The inner string 9 and outer string of components form a first inner annulus or first annular space 12, sealed at the top by the primary release joint 3. The inner pipe string 9 may be supported at the bottom of the first annular space 12 by the drag/seal subassembly 8, but whether supporting or not, the drag/seal subassembly forms the bottom seal of the first inner annular space 12. The drag/seal subassembly 8 also forms the top seal of a second annular space or air annulus 13 between the pipe string 9 and liner 4. The bottom seal of the air annular space 13 is provided by a liner wiper plug 14 attached to the end of the pipe string 9. Although the air annulus is preferably filled with air, the air annulus can be evacuated or filled with another fluid, preferably a fluid having a density lower than the density of the drilling mud or other pump down fluids.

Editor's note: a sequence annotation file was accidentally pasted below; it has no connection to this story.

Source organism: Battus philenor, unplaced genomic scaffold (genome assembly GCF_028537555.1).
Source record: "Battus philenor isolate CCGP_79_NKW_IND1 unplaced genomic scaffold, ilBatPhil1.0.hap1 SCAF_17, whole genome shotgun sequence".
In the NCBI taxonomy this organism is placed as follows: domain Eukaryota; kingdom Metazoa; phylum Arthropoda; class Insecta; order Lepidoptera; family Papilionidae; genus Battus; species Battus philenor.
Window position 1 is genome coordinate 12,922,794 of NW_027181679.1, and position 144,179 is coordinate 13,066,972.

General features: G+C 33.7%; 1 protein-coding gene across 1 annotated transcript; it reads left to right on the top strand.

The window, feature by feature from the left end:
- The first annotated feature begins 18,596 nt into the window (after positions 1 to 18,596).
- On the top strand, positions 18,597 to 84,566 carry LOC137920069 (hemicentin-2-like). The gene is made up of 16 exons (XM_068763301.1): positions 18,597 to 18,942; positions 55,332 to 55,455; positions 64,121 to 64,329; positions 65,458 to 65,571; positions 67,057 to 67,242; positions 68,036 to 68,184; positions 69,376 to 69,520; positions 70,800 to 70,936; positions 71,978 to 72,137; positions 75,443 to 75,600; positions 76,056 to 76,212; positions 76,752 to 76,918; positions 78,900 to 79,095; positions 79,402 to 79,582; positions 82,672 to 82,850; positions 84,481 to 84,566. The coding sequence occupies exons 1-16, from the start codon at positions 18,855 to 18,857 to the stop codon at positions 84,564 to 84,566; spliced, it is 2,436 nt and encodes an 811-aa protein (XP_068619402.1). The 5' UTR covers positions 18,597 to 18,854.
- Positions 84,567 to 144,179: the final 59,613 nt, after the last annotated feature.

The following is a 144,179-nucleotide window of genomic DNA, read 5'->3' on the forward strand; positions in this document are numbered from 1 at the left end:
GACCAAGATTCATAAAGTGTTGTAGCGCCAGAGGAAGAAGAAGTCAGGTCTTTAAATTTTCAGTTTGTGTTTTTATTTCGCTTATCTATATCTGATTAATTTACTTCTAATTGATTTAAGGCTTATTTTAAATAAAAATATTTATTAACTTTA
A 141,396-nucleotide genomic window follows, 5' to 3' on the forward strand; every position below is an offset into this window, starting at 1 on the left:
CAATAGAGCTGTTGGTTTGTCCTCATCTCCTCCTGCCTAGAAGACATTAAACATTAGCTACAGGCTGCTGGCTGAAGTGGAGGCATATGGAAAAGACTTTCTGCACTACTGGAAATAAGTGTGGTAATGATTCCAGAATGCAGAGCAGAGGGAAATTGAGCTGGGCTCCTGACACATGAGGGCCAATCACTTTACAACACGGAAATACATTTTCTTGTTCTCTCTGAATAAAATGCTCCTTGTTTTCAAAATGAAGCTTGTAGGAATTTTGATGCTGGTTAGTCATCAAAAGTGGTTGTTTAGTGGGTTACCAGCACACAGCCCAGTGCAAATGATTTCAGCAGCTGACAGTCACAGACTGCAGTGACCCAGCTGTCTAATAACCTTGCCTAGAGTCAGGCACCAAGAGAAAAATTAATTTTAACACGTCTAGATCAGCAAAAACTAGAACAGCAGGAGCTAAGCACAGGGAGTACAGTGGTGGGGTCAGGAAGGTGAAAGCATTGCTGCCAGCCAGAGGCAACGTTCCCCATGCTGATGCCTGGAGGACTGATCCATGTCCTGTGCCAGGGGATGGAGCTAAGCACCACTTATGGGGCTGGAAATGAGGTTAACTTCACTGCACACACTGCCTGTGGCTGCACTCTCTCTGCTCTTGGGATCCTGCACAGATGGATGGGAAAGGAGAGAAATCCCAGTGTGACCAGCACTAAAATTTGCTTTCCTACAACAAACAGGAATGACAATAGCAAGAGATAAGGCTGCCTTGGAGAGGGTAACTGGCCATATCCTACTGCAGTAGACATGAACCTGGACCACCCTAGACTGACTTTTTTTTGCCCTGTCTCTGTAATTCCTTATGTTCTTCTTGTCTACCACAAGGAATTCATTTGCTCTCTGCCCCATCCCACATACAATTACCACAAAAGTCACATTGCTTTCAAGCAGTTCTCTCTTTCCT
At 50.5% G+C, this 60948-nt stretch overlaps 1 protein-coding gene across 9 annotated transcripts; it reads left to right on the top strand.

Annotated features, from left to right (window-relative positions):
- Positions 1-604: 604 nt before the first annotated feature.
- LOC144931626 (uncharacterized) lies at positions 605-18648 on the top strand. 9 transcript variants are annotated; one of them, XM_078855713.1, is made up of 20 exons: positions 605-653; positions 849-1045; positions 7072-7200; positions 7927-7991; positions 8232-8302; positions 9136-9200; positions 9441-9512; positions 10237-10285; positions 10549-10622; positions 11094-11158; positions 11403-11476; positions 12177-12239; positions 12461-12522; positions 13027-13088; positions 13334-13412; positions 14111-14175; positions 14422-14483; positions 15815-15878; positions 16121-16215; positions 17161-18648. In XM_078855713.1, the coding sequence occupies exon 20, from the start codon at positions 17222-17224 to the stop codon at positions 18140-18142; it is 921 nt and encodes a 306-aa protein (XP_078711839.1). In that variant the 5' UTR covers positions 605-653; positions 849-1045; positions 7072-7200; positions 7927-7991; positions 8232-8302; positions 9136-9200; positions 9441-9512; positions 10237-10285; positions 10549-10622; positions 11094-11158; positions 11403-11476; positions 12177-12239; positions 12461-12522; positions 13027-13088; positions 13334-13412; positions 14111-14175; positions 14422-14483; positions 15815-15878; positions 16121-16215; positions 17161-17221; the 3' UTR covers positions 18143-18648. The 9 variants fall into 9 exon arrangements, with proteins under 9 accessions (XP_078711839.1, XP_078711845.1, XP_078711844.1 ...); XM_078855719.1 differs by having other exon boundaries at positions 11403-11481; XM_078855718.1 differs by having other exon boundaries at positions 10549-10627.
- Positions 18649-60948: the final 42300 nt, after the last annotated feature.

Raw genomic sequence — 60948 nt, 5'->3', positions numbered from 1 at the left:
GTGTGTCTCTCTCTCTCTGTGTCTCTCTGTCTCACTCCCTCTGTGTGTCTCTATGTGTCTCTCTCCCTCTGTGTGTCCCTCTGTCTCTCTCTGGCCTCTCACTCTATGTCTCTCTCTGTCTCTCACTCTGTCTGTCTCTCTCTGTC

The preferred embodiment of the hydraulic release tool 5 is as described in U.S. patent application Ser. No. 07/626,266, filed Mar. 26, 1991, and incorporated herein by reference. The tool 5 comprises a shear out setting assembly 15 and a coupling running head 16. The shear out setting assembly 15 and the running head 16 have clear-through axial bores for flowing working fluids used in drilling and completing a well.
The shear out setting assembly has four radially extended dogs 18 that attach the shear out assembly to the running head when extended and release the two when retracted. Lands on a piston 17 can urge or retain the dogs 18 in the outward position when the piston 17 is in the setting position shown. The piston is retained in the setting position shown by a plurality of shear pins 19.